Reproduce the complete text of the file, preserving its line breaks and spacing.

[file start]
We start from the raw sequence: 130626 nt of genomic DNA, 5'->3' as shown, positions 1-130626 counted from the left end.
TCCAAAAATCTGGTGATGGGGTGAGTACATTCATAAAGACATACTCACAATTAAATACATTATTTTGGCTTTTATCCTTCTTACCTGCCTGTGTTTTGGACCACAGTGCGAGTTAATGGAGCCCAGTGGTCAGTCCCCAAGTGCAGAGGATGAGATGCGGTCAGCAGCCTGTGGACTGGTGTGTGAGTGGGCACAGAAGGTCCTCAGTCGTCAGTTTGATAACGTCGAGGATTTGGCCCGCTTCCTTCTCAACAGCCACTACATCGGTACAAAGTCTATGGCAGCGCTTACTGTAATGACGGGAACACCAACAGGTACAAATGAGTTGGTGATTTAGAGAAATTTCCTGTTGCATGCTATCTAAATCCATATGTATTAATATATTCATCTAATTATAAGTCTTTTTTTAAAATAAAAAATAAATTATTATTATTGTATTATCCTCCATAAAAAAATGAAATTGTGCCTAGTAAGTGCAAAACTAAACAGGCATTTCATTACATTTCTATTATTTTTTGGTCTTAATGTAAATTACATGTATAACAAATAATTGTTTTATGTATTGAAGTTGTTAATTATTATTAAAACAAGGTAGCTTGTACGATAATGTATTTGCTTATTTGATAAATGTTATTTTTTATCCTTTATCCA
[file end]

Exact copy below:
We start from the raw sequence: 130626 nt of genomic DNA, 5'->3' as shown, positions 1-130626 counted from the left end.
TCCAAAAATCTGGTGATGGGGTGAGTACATTCATAAAGACATACTCACAATTAAATACATTATTTTGGCTTTTATCCTTCTTACCTGCCTGTGTTTTGGACCACAGTGCGAGTTAATGGAGCCCAGTGGTCAGTCCCCAAGTGCAGAGGATGAGATGCGGTCAGCAGCCTGTGGACTGGTGTGTGAGTGGGCACAGAAGGTCCTCAGTCGTCAGTTTGATAACGTCGAGGATTTGGCCCGCTTCCTTCTCAACAGCCACTACATCGGTACAAAGTCTATGGCAGCGCTTACTGTAATGACGGGAACACCAACAGGTACAAATGAGTTGGTGATTTAGAGAAATTTCCTGTTGCATGCTATCTAAATCCATATGTATTAATATATTCATCTAATTATAAGTCTTTTTTTAAAATAAAAAATAAATTATTATTATTGTATTATCCTCCATAAAAAAATGAAATTGTGCCTAGTAAGTGCAAAACTAAACAGGCATTTCATTACATTTCTATTATTTTTTGGTCTTAATGTAAATTACATGTATAACAAATAATTGTTTTATGTATTGAAGTTGTTAATTATTATTAAAACAAGGTAGCTTGTACGATAATGTATTTGCTTATTTGATAAATGTTATTTTTTATCCTTTATCCA